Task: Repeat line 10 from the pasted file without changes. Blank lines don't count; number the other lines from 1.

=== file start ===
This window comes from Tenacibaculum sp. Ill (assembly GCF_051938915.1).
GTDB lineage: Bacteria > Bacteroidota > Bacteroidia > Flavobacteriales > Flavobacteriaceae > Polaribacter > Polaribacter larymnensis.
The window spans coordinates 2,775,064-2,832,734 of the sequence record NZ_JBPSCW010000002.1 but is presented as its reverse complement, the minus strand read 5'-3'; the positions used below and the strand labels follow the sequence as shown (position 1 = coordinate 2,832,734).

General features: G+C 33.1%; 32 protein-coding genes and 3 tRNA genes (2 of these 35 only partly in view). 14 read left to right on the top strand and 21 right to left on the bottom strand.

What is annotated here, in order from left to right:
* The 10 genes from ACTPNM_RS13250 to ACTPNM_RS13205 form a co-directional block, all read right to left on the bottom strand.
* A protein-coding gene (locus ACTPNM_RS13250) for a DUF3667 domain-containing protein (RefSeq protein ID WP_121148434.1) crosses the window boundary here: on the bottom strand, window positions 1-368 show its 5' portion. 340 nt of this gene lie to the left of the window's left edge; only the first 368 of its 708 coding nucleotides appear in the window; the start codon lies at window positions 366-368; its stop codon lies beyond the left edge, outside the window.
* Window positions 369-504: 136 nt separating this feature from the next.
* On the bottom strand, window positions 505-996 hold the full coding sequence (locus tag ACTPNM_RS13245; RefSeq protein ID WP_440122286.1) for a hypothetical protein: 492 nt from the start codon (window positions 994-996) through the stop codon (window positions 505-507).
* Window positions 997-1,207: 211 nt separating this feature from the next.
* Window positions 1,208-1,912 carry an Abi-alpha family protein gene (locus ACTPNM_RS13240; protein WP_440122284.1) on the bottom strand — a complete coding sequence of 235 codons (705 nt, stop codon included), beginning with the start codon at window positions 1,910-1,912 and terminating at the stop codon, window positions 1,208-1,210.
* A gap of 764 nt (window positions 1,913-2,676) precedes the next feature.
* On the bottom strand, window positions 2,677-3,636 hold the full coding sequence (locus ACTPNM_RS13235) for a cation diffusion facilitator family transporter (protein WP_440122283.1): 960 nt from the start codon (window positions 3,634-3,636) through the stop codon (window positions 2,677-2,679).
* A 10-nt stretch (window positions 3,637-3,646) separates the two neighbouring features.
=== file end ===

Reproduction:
* Window positions 997-1,207: 211 nt separating this feature from the next.